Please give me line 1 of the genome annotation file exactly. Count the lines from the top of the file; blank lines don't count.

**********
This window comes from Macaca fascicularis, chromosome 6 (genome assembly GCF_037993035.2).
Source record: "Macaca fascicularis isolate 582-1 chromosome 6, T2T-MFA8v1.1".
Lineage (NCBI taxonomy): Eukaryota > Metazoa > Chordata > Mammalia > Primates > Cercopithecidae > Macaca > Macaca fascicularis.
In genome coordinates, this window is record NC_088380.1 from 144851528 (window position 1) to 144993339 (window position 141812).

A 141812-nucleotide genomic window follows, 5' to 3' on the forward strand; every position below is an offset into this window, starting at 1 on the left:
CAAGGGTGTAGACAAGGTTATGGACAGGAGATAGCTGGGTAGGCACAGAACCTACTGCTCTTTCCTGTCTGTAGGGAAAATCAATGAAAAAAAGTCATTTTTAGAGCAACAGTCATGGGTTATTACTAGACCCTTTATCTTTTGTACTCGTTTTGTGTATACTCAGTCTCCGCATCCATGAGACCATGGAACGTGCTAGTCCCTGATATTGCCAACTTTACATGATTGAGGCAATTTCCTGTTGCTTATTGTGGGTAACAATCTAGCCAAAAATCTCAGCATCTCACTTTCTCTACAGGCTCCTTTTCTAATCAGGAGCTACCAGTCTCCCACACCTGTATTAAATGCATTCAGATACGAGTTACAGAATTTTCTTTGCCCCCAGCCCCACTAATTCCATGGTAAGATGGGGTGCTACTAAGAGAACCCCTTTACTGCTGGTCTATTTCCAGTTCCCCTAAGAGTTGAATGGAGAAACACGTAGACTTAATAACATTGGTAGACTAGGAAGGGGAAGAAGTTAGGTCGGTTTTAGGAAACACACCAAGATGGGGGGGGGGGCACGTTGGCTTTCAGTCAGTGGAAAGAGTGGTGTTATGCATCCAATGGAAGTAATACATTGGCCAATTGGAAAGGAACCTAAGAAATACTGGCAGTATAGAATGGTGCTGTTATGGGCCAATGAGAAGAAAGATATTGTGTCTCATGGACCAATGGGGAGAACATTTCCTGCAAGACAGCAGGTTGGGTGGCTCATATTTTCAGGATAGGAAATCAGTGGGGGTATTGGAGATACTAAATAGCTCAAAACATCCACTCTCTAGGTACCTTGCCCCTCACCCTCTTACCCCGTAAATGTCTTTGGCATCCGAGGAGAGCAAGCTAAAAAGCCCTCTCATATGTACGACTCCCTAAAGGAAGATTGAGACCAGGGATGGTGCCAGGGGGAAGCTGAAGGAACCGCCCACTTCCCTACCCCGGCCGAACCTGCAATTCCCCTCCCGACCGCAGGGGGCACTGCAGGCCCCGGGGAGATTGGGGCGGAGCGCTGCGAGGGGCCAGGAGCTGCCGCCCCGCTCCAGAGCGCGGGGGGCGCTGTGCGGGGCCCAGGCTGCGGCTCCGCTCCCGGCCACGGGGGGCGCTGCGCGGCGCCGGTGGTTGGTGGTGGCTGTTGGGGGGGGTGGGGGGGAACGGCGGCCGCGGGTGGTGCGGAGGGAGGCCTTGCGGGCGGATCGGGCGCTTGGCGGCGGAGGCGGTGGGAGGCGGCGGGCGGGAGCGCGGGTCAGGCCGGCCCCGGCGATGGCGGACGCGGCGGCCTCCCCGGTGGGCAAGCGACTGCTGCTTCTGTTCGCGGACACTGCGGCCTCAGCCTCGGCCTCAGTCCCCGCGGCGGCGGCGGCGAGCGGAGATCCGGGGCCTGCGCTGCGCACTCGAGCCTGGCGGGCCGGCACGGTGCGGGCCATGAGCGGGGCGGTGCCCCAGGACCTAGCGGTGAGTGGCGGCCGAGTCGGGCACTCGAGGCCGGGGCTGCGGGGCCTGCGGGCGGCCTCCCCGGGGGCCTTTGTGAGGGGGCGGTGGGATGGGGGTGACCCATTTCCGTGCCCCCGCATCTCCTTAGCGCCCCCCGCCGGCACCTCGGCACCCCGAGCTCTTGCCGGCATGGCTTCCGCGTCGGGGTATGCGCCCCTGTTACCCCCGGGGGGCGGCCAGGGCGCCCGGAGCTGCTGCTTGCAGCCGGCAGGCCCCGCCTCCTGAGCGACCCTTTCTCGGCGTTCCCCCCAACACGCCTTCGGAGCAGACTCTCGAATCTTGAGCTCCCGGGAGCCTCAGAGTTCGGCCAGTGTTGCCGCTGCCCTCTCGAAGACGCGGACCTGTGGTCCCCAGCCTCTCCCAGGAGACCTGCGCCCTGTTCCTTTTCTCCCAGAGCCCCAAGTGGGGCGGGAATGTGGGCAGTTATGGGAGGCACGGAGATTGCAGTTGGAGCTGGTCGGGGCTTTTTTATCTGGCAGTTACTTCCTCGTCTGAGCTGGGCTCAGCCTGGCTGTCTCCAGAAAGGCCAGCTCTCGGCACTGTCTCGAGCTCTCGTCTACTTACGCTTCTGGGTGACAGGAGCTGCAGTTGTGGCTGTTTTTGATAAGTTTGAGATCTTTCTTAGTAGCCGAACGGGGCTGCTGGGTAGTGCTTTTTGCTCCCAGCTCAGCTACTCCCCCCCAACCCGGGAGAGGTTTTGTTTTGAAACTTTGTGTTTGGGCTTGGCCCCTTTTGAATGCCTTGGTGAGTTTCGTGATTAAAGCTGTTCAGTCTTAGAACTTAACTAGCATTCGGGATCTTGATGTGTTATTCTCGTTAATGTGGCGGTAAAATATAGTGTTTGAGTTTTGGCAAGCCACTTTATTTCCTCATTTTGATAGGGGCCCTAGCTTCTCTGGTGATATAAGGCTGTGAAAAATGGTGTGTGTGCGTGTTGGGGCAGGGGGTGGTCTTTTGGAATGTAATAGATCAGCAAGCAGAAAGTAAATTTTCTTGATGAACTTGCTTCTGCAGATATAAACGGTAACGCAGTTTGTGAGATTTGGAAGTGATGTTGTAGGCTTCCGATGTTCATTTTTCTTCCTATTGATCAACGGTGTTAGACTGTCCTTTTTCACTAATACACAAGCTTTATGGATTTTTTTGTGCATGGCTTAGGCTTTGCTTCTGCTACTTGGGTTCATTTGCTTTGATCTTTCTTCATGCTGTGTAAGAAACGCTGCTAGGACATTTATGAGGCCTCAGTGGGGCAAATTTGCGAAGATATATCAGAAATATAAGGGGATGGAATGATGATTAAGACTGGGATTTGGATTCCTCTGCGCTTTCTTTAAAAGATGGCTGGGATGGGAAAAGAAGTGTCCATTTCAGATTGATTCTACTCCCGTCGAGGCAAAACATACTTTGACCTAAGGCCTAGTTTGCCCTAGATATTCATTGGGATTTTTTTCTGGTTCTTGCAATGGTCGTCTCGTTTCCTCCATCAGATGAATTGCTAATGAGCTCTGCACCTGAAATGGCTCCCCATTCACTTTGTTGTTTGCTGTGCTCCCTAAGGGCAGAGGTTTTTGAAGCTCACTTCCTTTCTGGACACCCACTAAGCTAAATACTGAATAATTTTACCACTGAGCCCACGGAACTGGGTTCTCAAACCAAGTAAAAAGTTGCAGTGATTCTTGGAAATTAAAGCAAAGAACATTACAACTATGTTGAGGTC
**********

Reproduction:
This window comes from Macaca fascicularis, chromosome 6 (genome assembly GCF_037993035.2).